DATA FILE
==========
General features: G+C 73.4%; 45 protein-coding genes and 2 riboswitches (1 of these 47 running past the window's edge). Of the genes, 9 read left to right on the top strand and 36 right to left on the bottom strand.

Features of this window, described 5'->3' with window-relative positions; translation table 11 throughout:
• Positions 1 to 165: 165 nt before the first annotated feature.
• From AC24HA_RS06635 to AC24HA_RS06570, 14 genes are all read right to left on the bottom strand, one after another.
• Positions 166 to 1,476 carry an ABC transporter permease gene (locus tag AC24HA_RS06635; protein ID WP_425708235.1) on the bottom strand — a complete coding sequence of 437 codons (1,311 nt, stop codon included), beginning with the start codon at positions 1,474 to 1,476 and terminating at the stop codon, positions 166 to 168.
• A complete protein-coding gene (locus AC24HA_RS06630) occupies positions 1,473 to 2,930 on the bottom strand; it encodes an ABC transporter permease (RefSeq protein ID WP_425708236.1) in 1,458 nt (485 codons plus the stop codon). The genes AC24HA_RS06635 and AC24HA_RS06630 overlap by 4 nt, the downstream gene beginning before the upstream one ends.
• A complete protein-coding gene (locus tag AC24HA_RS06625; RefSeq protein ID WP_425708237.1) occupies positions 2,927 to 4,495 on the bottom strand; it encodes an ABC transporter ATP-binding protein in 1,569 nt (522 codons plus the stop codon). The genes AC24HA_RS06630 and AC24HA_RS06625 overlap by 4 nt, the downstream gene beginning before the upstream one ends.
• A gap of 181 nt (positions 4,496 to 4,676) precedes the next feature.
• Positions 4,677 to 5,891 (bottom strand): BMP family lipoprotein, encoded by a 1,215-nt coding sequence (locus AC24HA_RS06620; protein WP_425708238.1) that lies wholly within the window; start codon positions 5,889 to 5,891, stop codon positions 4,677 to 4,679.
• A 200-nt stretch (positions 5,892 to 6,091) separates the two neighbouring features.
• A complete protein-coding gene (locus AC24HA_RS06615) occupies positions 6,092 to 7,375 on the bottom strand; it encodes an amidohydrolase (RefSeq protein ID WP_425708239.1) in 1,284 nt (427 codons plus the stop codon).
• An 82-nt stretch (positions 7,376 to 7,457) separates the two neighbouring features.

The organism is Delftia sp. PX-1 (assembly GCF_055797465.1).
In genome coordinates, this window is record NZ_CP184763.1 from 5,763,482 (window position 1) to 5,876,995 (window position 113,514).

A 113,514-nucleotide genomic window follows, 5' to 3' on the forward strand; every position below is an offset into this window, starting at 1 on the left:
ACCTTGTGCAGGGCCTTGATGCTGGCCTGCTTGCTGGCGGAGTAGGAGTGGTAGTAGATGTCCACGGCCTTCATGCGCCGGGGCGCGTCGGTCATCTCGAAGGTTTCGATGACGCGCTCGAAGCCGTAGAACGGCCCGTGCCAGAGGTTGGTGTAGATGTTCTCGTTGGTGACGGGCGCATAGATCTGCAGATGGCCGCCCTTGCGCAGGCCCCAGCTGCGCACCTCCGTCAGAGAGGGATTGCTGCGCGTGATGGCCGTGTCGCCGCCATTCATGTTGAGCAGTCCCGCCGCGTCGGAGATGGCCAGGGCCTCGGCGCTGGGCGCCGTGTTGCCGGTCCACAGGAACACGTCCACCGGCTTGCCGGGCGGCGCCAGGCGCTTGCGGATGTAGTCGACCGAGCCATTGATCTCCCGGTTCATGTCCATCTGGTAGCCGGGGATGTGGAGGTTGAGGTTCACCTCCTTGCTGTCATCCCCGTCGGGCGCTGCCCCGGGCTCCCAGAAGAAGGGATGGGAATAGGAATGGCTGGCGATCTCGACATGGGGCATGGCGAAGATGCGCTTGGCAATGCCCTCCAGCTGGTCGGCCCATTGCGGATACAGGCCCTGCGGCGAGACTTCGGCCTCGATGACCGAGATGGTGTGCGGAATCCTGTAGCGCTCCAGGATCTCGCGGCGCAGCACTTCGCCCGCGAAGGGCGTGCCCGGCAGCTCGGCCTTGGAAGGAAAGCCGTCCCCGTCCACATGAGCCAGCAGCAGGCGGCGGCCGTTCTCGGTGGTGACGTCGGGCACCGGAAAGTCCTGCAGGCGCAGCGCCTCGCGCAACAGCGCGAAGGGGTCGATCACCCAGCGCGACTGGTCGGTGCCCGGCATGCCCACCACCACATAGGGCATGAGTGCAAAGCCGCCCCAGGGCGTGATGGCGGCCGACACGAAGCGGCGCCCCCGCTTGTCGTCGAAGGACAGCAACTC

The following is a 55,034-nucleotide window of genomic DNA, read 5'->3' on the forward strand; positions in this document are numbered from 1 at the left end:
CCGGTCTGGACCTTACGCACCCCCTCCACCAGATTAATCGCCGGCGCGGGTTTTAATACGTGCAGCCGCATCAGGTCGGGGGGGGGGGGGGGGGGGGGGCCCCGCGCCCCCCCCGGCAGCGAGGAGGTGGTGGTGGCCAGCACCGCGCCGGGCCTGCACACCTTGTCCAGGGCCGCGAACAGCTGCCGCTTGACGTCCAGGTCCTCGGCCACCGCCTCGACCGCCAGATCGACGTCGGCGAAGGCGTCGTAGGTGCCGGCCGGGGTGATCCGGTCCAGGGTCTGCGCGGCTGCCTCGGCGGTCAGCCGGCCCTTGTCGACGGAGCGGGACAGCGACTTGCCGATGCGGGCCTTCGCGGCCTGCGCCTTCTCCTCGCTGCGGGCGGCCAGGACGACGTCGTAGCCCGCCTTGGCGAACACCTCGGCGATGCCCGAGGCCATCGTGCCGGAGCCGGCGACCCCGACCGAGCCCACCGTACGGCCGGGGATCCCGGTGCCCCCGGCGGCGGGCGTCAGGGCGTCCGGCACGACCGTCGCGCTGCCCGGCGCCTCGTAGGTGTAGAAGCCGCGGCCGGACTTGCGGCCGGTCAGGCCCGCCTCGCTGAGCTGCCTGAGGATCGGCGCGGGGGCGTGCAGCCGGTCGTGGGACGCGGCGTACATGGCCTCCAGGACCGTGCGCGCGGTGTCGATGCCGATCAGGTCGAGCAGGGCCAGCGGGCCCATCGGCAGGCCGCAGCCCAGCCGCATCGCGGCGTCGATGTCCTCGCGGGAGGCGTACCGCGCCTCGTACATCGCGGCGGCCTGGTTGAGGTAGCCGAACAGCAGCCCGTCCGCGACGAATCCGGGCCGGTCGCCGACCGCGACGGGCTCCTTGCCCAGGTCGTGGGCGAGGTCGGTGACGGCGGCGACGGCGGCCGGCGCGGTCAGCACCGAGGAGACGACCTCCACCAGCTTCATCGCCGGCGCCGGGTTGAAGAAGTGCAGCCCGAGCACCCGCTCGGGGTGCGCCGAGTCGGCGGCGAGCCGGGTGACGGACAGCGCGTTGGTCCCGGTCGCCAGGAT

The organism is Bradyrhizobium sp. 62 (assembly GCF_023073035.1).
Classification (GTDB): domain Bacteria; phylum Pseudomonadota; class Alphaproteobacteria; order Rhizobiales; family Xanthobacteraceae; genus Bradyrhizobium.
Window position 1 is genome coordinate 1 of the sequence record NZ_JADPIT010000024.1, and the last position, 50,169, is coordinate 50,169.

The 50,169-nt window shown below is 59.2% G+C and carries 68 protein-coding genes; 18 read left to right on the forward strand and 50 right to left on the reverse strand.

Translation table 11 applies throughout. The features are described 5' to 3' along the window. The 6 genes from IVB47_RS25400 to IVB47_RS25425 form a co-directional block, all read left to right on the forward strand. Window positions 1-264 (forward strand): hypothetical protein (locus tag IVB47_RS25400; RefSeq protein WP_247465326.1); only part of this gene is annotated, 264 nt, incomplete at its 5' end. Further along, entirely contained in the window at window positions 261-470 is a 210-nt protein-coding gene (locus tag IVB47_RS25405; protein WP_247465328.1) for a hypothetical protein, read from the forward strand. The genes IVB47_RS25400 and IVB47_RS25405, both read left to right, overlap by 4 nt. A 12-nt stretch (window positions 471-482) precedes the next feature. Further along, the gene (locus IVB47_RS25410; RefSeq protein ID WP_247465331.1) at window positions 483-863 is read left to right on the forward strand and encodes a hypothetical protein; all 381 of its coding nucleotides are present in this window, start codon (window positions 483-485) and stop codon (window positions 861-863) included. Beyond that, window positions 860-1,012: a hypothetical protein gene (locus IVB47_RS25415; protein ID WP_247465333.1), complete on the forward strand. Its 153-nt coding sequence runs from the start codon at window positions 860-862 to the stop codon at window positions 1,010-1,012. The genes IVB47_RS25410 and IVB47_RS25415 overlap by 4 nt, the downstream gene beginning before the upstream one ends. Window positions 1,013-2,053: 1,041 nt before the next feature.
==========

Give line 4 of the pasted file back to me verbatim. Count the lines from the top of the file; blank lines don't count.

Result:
• From AC24HA_RS06635 to AC24HA_RS06570, 14 genes are all read right to left on the bottom strand, one after another.